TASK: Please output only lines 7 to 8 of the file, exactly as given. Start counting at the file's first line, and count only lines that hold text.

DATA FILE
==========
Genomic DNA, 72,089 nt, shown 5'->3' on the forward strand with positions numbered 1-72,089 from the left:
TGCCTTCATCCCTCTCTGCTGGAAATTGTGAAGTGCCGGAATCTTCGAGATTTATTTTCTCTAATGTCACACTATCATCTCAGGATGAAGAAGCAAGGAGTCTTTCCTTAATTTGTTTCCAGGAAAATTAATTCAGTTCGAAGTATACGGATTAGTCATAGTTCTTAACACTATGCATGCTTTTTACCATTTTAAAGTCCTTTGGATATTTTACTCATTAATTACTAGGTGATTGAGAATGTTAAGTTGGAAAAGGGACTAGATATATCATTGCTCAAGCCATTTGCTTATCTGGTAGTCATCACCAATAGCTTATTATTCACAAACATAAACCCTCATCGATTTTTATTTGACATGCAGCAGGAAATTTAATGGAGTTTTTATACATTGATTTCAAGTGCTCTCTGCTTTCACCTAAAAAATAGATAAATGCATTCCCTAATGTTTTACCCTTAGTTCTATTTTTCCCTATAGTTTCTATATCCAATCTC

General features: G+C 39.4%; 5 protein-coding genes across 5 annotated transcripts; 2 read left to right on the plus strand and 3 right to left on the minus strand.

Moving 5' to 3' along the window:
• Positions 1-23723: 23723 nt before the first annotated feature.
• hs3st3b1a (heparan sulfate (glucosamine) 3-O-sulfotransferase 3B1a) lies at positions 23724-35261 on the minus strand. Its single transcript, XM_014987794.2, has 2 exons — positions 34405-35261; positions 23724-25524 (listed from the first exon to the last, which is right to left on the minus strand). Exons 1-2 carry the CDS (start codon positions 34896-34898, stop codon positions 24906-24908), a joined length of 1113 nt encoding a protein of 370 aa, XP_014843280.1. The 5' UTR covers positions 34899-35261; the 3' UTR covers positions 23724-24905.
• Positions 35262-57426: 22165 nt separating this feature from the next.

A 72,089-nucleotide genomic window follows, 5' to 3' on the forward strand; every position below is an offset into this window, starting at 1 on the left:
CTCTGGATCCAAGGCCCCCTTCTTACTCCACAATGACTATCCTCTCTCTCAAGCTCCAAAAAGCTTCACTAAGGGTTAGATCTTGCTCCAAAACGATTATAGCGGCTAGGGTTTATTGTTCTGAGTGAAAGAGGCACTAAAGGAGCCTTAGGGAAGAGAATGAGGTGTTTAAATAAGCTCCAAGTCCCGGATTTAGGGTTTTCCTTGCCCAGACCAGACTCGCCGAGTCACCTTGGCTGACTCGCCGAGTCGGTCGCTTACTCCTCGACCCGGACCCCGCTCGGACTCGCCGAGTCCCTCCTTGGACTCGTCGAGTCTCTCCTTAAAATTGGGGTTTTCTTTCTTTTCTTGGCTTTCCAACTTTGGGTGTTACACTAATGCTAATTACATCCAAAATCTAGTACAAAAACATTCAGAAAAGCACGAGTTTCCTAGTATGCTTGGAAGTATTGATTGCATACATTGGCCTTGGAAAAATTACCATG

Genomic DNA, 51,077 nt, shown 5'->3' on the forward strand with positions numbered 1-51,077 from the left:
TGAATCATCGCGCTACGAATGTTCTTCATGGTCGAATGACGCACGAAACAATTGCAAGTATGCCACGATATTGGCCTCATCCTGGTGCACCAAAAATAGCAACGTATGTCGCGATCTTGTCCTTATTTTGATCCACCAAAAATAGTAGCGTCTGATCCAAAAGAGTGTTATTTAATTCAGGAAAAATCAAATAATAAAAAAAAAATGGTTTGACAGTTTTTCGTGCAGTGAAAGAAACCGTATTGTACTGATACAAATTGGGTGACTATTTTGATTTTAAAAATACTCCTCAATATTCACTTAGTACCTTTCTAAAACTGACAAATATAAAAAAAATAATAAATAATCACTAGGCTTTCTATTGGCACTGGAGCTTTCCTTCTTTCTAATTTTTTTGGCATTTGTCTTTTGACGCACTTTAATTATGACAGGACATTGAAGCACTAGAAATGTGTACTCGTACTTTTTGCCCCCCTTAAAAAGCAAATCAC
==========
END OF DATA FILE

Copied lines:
• Positions 35262-57426: 22165 nt separating this feature from the next.

A 72,089-nucleotide genomic window follows, 5' to 3' on the forward strand; every position below is an offset into this window, starting at 1 on the left: